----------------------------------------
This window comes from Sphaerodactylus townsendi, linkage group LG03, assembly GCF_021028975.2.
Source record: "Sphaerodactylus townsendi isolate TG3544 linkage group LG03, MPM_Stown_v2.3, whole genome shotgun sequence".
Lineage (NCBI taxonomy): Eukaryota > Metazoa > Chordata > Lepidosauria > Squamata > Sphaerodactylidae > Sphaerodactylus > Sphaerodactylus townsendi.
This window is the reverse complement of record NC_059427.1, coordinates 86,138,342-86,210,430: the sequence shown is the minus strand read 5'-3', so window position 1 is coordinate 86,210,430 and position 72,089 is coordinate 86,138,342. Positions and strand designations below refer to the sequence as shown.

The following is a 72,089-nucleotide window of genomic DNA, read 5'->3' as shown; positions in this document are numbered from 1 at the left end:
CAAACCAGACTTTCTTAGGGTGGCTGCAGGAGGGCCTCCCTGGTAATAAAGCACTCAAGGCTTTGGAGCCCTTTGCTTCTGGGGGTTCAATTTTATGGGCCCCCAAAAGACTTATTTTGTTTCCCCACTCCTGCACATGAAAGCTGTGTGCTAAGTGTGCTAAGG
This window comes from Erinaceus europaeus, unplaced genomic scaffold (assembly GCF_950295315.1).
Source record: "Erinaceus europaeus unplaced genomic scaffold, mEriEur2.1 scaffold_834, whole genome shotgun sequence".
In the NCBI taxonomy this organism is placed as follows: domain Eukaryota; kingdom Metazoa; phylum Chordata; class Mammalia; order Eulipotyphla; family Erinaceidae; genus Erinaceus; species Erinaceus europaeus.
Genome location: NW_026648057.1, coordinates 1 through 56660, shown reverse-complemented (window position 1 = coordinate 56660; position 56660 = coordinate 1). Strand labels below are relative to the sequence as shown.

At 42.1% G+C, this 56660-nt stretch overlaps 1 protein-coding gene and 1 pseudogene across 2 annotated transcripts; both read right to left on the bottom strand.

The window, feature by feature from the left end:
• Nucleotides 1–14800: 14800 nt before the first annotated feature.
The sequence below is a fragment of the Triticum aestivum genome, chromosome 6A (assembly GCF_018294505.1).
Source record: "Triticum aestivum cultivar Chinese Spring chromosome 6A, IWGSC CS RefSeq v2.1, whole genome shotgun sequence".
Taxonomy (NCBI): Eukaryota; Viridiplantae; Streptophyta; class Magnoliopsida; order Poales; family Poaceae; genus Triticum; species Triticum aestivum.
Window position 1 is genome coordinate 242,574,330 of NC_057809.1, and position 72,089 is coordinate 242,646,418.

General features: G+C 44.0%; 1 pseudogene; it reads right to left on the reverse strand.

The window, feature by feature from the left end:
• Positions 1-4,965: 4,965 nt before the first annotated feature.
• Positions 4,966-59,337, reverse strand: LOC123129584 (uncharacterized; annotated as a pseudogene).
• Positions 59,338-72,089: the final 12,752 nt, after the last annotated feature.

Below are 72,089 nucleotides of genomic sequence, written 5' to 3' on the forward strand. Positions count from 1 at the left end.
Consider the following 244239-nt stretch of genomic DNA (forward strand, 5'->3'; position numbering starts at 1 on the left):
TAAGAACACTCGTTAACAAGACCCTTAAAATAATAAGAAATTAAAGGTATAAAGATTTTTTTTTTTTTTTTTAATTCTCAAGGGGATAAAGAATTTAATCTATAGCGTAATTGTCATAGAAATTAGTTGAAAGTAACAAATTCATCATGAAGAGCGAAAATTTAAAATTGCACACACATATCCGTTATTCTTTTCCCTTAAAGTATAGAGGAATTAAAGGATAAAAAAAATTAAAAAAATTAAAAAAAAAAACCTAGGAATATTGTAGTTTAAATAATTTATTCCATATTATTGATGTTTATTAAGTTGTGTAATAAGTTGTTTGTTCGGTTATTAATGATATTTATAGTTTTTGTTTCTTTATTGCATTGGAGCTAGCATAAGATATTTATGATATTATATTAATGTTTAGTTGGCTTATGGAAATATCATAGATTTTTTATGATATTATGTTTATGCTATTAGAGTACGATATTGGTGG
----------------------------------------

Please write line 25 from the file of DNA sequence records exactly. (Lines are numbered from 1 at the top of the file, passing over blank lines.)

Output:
TAAGAACACTCGTTAACAAGACCCTTAAAATAATAAGAAATTAAAGGTATAAAGATTTTTTTTTTTTTTTTTAATTCTCAAGGGGATAAAGAATTTAATCTATAGCGTAATTGTCATAGAAATTAGTTGAAAGTAACAAATTCATCATGAAGAGCGAAAATTTAAAATTGCACACACATATCCGTTATTCTTTTCCCTTAAAGTATAGAGGAATTAAAGGATAAAAAAAATTAAAAAAATTAAAAAAAAAAACCTAGGAATATTGTAGTTTAAATAATTTATTCCATATTATTGATGTTTATTAAGTTGTGTAATAAGTTGTTTGTTCGGTTATTAATGATATTTATAGTTTTTGTTTCTTTATTGCATTGGAGCTAGCATAAGATATTTATGATATTATATTAATGTTTAGTTGGCTTATGGAAATATCATAGATTTTTTATGATATTATGTTTATGCTATTAGAGTACGATATTGGTGG